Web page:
Imagine a couple watching the setting sun:

Man: How beautiful you are as the day is evening.
Woman: Yes, but will you still love me when the night is morning?

“Eve,” with the meaning of “night before,” dates from the late 13th century.

But I suspect this post was supposed to be about the end-of-year holiday season. Let’s see. There’s Thanksgiving, Hanukkah, Christmas, and New Year’s. I like those. The television commercials, however, drive me crazy. Happy holidays!

Wednesday, December 20, 2017

Break out the ugly Christmas sweater

We are in the middle of the holiday “season.” What do you like about the holidays, and what drives you crazy?

by Dietrich Kalteis

Stick the antlers on the dog, mix up that Christmas punch, jingle the bells and call your friends and neighbors. Who doesn’t love a good Yuletide party? It’s the time to eat too much, drink too much, and break out the ugly Christmas sweater.

For me, it’s the time of year that brings back some great childhood memories, of trimming the tree, the presents that go under it, and all the magic that fills the house. It’s time for Rudolph, Frosty and Scrooge. And those classic films of Charlie Brown dealing with it, the Muppets saving it, and the Grinch stealing it.

 It’s a time to read some Dickens and Hans Christian Andersen. And it’s time for those favorite treats. And a house filled with the aroma of Christmas cake and mince meat and roast goose.

And it’s a time for goodwill too. A time to give generously, drop off some cans and packages to the Food Bank, and time to donate to some favorite charities.

A time for classic carols by Andy Williams, Bing Crosby, and the Chipmunks. Or something more contemporary like Nick Lowe singing “Christmas at the Airport”, Bob Dylan’s “Must be Santa” and the Ramones “Merry Christmas Baby”. 

Yeah, all of that’s Christmas.

And then there’s ringing in the New Year. Counting it down, blowing noise makers and topping that glass with some good champagne.

What drives me crazy about it? Christmas sales starting before Halloween. Black Friday sales, pre-Christmas Specials, and Boxing day week. Feeling a day late as I rush from store to store in mid-December searching for that elusive gift. And trying to find a parking spot at the mall is like threading a needle without one’s glasses on. And what could be worse than navigating through a crowded airport? Or the dreaded dollar-short feeling when January’s overstuffed charge-card bill gets squeezed through the mail slot.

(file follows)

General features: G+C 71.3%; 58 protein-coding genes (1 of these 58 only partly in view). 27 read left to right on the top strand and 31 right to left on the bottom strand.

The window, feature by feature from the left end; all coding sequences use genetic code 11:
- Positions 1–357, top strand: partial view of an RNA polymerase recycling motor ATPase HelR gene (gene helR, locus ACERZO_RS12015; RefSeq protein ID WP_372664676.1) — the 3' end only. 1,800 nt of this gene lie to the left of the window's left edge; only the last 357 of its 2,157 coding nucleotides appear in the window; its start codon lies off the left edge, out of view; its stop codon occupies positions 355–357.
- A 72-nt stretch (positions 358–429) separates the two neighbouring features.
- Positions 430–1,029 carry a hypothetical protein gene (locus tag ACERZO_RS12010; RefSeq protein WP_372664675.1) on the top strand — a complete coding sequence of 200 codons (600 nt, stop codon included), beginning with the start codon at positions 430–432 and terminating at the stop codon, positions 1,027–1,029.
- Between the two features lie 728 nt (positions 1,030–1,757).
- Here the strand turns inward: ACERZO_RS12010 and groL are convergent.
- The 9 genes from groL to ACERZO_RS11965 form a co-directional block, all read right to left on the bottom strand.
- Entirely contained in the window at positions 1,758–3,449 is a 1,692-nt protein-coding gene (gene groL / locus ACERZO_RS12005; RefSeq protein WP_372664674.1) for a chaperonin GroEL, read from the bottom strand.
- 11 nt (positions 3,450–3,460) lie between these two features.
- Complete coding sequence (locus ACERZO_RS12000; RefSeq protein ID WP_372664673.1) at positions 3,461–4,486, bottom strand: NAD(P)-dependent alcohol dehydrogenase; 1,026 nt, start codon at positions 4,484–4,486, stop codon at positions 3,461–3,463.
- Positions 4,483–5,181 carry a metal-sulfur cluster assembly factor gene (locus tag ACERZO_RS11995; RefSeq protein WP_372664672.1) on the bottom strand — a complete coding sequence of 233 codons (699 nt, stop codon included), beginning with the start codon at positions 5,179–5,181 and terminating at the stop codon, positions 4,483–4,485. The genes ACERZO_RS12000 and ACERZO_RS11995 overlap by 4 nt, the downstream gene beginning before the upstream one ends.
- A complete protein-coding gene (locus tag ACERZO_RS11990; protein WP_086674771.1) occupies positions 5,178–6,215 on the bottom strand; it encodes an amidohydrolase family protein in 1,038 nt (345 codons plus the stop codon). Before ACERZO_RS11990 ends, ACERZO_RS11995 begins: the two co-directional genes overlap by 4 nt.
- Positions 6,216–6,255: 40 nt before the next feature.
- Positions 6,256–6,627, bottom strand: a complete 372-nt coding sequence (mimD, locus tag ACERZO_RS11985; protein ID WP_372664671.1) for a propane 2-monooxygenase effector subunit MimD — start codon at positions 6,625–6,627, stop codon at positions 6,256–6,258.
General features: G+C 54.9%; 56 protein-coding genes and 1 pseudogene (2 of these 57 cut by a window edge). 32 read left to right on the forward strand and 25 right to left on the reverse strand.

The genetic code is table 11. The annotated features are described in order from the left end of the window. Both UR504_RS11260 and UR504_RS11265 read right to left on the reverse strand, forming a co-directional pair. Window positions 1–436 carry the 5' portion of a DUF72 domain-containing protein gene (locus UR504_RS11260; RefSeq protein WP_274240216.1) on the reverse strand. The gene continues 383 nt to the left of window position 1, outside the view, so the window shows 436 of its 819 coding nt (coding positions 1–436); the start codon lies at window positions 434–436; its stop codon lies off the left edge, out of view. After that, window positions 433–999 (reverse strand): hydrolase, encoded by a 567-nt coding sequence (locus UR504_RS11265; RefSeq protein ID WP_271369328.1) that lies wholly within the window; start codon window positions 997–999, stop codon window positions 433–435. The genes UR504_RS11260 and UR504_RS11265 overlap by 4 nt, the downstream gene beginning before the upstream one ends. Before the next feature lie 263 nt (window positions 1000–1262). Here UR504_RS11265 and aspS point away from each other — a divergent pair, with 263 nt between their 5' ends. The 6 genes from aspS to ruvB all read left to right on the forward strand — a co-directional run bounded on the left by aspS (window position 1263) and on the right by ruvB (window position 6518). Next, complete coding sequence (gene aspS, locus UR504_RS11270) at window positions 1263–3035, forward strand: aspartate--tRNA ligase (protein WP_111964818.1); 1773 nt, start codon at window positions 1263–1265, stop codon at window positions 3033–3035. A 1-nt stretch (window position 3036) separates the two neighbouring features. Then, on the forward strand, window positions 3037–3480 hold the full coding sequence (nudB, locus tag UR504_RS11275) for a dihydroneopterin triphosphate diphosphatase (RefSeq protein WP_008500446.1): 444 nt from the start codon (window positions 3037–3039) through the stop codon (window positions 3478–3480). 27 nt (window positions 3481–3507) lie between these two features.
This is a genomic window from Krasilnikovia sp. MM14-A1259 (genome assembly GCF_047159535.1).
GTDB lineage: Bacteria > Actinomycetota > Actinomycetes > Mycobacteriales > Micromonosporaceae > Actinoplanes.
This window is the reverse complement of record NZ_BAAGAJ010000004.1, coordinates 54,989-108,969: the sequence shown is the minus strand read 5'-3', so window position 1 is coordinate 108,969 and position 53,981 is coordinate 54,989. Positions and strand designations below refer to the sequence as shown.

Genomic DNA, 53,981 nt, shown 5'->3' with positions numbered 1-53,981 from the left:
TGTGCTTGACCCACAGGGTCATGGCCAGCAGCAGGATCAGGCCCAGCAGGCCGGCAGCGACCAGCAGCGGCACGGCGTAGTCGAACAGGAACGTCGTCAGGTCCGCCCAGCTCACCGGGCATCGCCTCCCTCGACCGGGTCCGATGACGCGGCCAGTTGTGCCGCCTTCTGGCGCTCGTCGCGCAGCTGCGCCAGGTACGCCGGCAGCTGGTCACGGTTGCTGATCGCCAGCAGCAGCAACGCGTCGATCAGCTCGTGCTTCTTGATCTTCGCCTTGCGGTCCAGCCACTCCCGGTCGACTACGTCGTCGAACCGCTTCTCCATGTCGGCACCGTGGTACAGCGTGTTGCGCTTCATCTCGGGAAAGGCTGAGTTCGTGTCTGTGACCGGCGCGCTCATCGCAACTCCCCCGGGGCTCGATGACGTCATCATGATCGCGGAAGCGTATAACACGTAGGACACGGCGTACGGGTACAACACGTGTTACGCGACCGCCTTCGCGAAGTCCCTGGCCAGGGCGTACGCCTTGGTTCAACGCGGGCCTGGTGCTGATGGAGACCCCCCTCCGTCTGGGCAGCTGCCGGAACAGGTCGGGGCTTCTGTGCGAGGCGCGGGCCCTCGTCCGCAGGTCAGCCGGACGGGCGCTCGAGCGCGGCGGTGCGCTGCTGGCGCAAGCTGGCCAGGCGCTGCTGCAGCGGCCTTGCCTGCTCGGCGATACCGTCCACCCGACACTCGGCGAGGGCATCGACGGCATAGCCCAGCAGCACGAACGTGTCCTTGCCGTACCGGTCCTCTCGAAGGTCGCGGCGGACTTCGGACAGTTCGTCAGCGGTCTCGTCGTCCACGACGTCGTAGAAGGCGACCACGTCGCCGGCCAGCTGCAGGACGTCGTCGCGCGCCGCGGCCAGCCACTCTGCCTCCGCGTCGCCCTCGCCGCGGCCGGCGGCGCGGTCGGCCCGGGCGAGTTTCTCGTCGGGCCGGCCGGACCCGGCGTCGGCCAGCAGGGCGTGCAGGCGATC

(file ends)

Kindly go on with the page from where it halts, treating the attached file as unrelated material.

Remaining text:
But as Christmas Eve closes in, who cares about all that? It’s time to deck the halls and pop that top pants’ button, join in the festivities and gather around the tree.

So, however you celebrate the season, I wish everyone peace and all the best for the coming year.

Sunday, December 17, 2017

Ho Ho Ho and a Bit of Humbug

Happy Holidays....I think.

Terry Shames here, writing about what I love about the holidays and what drives me crazy. Short answer: everything does both.

I heard an interesting factoid a few days ago. Before Dickens wrote A Christmas Carol, only the “lower classes” celebrated Christmas--with gifts and good cheer. The “upper classes” pretty much ignored it. I’d love to know more about that subject, but it seems to be the perfect metaphor for the oddities of the holidays. “Class” aside, some people go “all out,” others barely bother. Some people decorate and have parties, others go about their business.


That said, it’s the trappings of the holidays that I have a love-hate relationship with:

I love eggnog and fruitcake….except that I struggle with my weight, always have. So indulging either of these comes with a healthy dose of guilt.

I love the smell of Christmas trees….except that I’m allergic to them, so if I bring one inside it means weepy eyes and runny nose.

I love Christmas music…except when it starts November 1. By the time Christmas rolls around, I’m sick of most of it. Not the old carols. I don’t mind that. But how many times do you have to hear “Rockin’ Around the Christmas Tree” before murderous thoughts arise?

I actually like giving presents to people…except that I’m always nervous that I chose something that isn’t good enough—not thoughtful enough, or unique or….whatever it is that would make it perfect. Neither my husband nor my son likes getting presents. It makes them nervous. Maybe because they don’t like giving them either. Go figure! From the time my son was old enough to talk, he hated surprises, and only began to enjoy gift occasions when I told him exactly what he was going to get and how the gifts would be wrapped. From then on he could deal with it.

There is one thing I truly dislike at this time of year--the phony “war on Christmas” hype. It is the essence of fake news—and the less said about that the better.

I love getting people’s holiday letters. Yes, I read them, look at the pictures, and am happy to know what they are up to. No, I’ve never written a holiday letter.